6. Compilation of functional languages using flow graph analysis

NARCIS (Netherlands)

Hartel, Pieter H.; Glaser, Hugh; Wild, John M.

A system based on the notion of a flow graph is used to specify formally and to implement a compiler for a lazy functional language. The compiler takes a simple functional language as input and generates C. The generated C program can then be compiled, and loaded with an extensive run-time system to

7. Autoregressive Moving Average Graph Filtering

OpenAIRE

Isufi, Elvin; Loukas, Andreas; Simonetto, Andrea; Leus, Geert

2016-01-01

One of the cornerstones of the field of signal processing on graphs are graph filters, direct analogues of classical filters, but intended for signals defined on graphs. This work brings forth new insights on the distributed graph filtering problem. We design a family of autoregressive moving average (ARMA) recursions, which (i) are able to approximate any desired graph frequency response, and (ii) give exact solutions for tasks such as graph signal denoising and interpolation. The design phi...

8. Learning Based Approach for Optimal Clustering of Distributed Program's Call Flow Graph

Science.gov (United States)

Abofathi, Yousef; Zarei, Bager; Parsa, Saeed

Optimal clustering of call flow graph for reaching maximum concurrency in execution of distributable components is one of the NP-Complete problems. Learning automatas (LAs) are search tools which are used for solving many NP-Complete problems. In this paper a learning based algorithm is proposed to optimal clustering of call flow graph and appropriate distributing of programs in network level. The algorithm uses learning feature of LAs to search in state space. It has been shown that the speed of reaching to solution increases remarkably using LA in search process, and it also prevents algorithm from being trapped in local minimums. Experimental results show the superiority of proposed algorithm over others.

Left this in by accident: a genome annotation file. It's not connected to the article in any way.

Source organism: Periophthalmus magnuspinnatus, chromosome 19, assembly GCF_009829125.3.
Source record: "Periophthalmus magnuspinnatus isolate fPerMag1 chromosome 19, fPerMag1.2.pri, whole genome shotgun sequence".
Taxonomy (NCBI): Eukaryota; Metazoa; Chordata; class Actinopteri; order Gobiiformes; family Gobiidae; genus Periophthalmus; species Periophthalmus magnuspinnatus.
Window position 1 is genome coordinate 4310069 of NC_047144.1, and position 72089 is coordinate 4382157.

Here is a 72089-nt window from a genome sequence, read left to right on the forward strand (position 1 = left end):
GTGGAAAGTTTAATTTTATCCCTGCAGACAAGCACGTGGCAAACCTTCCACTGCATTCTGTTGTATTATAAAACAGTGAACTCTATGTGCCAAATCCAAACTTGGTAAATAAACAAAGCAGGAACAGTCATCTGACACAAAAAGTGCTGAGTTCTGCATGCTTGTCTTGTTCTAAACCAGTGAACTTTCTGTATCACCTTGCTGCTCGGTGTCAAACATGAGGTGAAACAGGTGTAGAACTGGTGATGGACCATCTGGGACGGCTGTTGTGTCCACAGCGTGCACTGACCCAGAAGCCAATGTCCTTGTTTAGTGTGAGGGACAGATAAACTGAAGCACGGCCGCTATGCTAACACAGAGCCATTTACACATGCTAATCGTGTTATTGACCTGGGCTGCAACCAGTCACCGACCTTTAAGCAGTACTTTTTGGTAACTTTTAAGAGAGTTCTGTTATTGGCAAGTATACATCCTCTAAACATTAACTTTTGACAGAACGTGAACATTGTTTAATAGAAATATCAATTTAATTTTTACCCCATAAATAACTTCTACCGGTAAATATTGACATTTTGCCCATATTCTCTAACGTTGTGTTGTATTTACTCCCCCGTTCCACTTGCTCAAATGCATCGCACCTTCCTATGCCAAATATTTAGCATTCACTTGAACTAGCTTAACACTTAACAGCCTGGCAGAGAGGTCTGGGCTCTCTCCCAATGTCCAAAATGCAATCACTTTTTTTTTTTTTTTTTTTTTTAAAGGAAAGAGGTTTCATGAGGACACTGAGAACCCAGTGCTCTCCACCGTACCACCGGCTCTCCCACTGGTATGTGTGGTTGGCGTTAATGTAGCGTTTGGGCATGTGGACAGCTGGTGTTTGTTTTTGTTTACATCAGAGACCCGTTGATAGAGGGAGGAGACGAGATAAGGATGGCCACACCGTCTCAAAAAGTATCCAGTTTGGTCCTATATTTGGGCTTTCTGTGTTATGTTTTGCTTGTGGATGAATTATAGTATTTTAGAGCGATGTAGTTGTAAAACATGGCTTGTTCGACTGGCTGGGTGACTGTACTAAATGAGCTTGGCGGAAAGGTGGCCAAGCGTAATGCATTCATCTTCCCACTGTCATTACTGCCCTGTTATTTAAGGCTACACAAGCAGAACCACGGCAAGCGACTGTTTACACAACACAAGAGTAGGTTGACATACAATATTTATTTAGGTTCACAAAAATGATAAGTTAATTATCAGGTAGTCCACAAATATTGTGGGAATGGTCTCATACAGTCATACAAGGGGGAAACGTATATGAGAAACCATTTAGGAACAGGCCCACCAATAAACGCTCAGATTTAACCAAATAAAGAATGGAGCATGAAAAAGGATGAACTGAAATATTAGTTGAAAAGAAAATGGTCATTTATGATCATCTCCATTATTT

9. Lung Tumor Segmentation Using Electric Flow Lines for Graph Cuts

DEFF Research Database (Denmark)

Hollensen, Christian; Cannon, George; Cannon, Donald

2012-01-01

are normally only used for correction of movements. The method uses graphs based on electric flow lines. The method offers several advantages when trying to replicate manual segmentations. The method gave a dice coefficient of 0.85 and performed better than level set methods and deformable registration....

10. A graph signal filtering-based approach for detection of different edge types on airborne lidar data

Science.gov (United States)

Bayram, Eda; Vural, Elif; Alatan, Aydin

2017-10-01

Airborne Laser Scanning is a well-known remote sensing technology, which provides a dense and highly accurate, yet unorganized point cloud of earth surface. During the last decade, extracting information from the data generated by airborne LiDAR systems has been addressed by many studies in geo-spatial analysis and urban monitoring applications. However, the processing of LiDAR point clouds is challenging due to their irregular structure and 3D geometry. In this study, we propose a novel framework for the detection of the boundaries of an object or scene captured by LiDAR. Our approach is motivated by edge detection techniques in vision research and it is established on graph signal filtering which is an exciting and promising field of signal processing for irregular data types. Due to the convenient applicability of graph signal processing tools on unstructured point clouds, we achieve the detection of the edge points directly on 3D data by using a graph representation that is constructed exclusively to answer the requirements of the application. Moreover, considering the elevation data as the (graph) signal, we leverage aerial characteristic of the airborne LiDAR data. The proposed method can be employed both for discovering the jump edges on a segmentation problem and for exploring the crease edges on a LiDAR object on a reconstruction/modeling problem, by only adjusting the filter characteristics.